I turned 48 yesterday. By doing that, I outlived myself by eight years
I was 16 when I first understood that my illness could rob me of happiness for the rest of my life. Until then, it was something I dealt with bravely every time I encountered it, without giving it any more importance than a short-term obstacle. It is hard to articulate how sad I felt the moment I realized its true power over my life. And what brought this realization was not the disease itself, but the medication I had to take to survive it. Those were not the days of Google, but being the daughter of doctor teachers, I had enough reading resources to figure out that the steroids I had been put on will soon rob me of my looks and youth I took for granted (as they surely did).
But that was not all. Somewhere around then, I got fixated on the idea that I would live to be at most 40. I don’t recall where it came from and why it seemed so plausible, but 40 was the magic number. So here I was, a 16-year old girl, sure she would die at 40. Not hard to understand why this young girl would hang on to every bit of joy she could gather, however socially unacceptable its source.
Then one day 40 arrived, and I was very much alive. That girl was wrong, but then again…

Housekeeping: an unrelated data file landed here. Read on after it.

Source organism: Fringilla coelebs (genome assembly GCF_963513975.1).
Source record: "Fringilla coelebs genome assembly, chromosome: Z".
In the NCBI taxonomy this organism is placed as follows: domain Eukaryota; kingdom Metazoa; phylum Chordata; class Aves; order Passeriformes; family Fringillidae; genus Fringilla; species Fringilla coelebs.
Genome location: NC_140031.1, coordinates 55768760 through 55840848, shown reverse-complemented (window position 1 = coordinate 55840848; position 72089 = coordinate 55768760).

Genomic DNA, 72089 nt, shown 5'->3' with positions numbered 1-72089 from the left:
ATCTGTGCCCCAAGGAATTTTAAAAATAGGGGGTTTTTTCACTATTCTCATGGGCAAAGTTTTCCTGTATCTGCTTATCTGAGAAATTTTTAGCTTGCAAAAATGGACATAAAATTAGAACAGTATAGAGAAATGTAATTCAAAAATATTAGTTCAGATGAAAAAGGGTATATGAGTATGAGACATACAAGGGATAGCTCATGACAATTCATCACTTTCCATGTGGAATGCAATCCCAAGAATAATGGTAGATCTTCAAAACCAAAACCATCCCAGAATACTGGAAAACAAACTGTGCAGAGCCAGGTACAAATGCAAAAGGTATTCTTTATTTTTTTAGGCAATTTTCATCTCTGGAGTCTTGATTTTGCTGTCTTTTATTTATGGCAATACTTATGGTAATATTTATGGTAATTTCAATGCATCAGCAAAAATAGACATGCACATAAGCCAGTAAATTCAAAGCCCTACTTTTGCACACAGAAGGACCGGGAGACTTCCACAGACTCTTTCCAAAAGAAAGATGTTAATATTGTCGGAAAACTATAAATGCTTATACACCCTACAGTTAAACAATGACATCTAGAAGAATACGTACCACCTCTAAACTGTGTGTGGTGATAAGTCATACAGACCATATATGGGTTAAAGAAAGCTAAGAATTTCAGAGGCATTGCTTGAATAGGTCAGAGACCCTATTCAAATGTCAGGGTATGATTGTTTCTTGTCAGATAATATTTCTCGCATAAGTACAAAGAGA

I first began to breathe freely at 40. It's a fact that I haven’t had a life threatening asthmatic attack since I turned 40. And because I could breathe freely, I started considering my body my ally for the first time and began to care for it. At 40, I started dancing for the first time and teaching others to dance. It was at 40 that I made a huge leap in my career (accidentally). I also decided to be a mother again at 40. It was indeed a magical age, almost as if at 40, I transformed into another person.
So here I am, eight years past that given 40. Now I take every day as a gift, and like any smart person, I never look this gift horse in its mouth. I take what comes my way with gratitude. I cry a lot, I laugh a lot. I am a good girl when it makes sense to me, and I am very bad when I feel like. I thumb my nose at silly rules. I flow with the flow without caring where it takes me. I don’t question why I feel instant connection with some people- I accept them into my life with wonder. I wake up with excitement every morning for another lovely pointless day. I do not know the answers to so many questions, and that’s OK for me. I am done being a seeker- let the effing answers seek my questions for a change. I love taking care of others but I am no saint. I am selfish, irresponsible, prodigal and full of myself.
But I am alive, and Goddammit, I am 48!